Jamie Vardy's Euro 2016 spot far from secure

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In theory, Jamie Vardy’s place in Roy Hodgson’s England squad for Euro 2016 should be secured.

This season he has broken a Premier League record by scoring in 11 consecutive games and been an integral reason for Leicester City’s rise to the upper echelons of the league.

Yet compared to the more established international strikers also vying for a place in France this summer, there is a far greater pressure on newcomer Vardy to keep the goals and performances coming.


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Six league games without finding the back of the net can hardly be constituted as a drought but it has raised questions suggesting Vardy’s previous streak was a one-off; a spectacular and history-making anomaly in his career.

To keep his place in the squad, he will have to maintain the impressive levels that forced him into Hodgson’s thinking. If a dip in form occurs he will need to ensure it is only a minor one, such is the competition for those few forward positions.

If Hodgson has all of his cards to pick from this summer, Vardy may still not be high enough up the pecking order. The closest to him in terms of international inexperience is Harry Kane, although he has already scored three times in eight England appearances and has 32 in his last 55 league matches. In contrast, Vardy has yet to score for his country.

If fit, Danny Welbeck and Daniel Sturridge would surely also be ahead of the Sheffield man. Both have played at international tournaments and have a combined 19 international goals between them. Furthermore, Theo Walcott has demonstrated domestically that he can also perform as an out-and-out striker and could be a threat to Vardy.

Debates regarding Wayne Rooney’s place in the team persist yet England’s leading goalscorer will be the first name on the team sheet. That instantly takes away one of the forward positions in the squad Vardy will have been eyeing up with increasing belief and anticipation and the Manchester United captain’s return to form will only have strengthened his standing.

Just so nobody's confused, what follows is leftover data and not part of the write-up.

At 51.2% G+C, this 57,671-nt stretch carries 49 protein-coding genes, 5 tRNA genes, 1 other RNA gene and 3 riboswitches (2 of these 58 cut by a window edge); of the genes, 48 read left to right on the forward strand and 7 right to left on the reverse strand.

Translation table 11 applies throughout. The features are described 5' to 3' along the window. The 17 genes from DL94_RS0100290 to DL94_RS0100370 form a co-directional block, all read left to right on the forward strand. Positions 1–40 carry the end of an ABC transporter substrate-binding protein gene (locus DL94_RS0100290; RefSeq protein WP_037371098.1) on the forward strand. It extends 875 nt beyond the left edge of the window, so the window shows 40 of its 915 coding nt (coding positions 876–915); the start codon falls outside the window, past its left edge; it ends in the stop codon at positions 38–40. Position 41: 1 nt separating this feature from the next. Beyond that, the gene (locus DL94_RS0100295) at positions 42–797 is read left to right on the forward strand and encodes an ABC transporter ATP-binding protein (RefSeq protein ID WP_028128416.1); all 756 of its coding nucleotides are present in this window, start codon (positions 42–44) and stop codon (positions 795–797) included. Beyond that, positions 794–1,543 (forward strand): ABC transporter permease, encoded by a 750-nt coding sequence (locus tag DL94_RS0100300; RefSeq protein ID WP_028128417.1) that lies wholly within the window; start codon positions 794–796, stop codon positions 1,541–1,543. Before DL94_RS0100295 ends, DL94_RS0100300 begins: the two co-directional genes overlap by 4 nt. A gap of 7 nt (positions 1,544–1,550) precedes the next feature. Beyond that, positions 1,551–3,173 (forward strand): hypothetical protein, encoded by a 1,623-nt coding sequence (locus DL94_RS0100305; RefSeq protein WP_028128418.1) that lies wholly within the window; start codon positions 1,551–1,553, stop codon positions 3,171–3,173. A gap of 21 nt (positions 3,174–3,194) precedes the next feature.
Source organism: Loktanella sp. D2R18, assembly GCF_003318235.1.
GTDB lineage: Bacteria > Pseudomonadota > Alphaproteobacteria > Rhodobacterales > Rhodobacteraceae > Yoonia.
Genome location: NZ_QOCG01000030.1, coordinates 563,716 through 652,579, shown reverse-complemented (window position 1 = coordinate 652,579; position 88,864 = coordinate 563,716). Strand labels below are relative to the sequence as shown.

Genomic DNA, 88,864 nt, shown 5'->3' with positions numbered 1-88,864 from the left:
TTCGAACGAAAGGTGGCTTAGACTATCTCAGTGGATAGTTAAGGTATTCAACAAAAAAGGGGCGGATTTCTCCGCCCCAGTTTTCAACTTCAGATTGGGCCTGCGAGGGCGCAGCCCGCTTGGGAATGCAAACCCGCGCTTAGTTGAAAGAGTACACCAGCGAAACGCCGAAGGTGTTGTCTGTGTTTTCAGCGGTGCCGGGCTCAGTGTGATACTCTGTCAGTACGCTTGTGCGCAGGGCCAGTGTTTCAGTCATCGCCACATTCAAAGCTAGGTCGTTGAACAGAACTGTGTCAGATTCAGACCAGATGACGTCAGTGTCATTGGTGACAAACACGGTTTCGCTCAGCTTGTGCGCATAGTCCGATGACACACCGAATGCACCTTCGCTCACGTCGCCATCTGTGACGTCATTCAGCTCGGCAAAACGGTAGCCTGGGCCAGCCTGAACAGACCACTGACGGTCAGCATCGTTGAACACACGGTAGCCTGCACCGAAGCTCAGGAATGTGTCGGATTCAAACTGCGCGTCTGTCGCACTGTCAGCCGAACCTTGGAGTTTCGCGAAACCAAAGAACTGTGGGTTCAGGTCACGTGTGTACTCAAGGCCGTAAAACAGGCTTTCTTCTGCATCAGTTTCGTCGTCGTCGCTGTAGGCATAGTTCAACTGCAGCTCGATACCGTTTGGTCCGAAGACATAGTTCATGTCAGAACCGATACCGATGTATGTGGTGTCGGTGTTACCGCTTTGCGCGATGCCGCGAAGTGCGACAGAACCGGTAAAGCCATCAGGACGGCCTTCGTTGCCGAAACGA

The 4-4-2 formation played by Leicester has enabled Vardy to thrive but such a set-up is rare for England, with Hodgson often playing with just one striker as part of a 4-3-3 or a diamond formation. Indeed, when Vardy has played it has been in an unnatural role on the wing, negating his ability to wreak havoc by running in behind and stretching defences.

There may only be three centre forward places in that final squad. To hold one of those positions Vardy must continue to at least match his striking rivals, while if his hope is to play as a winger then there are other natural wide players who will take prominence over him.

The admission from Hodgson that he wants to create a club environment within the England set-up to build unity and spirit could also work against Leicester’s number 9.

Could greater experience of this set-up enable strikers out of game-time or form to still get the nod ahead of relative international freshmen like Vardy?

Such an occurrence will be averted for Vardy if he can make his selection unavoidable by adding to that goal tally.

Vardy has done half the job. If he can keep it up, one of the most remarkable stories will have the ending it merits, with the man who was playing non-league football four years ago running out for England at an international tournament in six months time.

Jamie Vardy has most definitely been having a party this season. The pressure is on him to keep it going just a little while longer.

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England Football
Premier League
Leicester City

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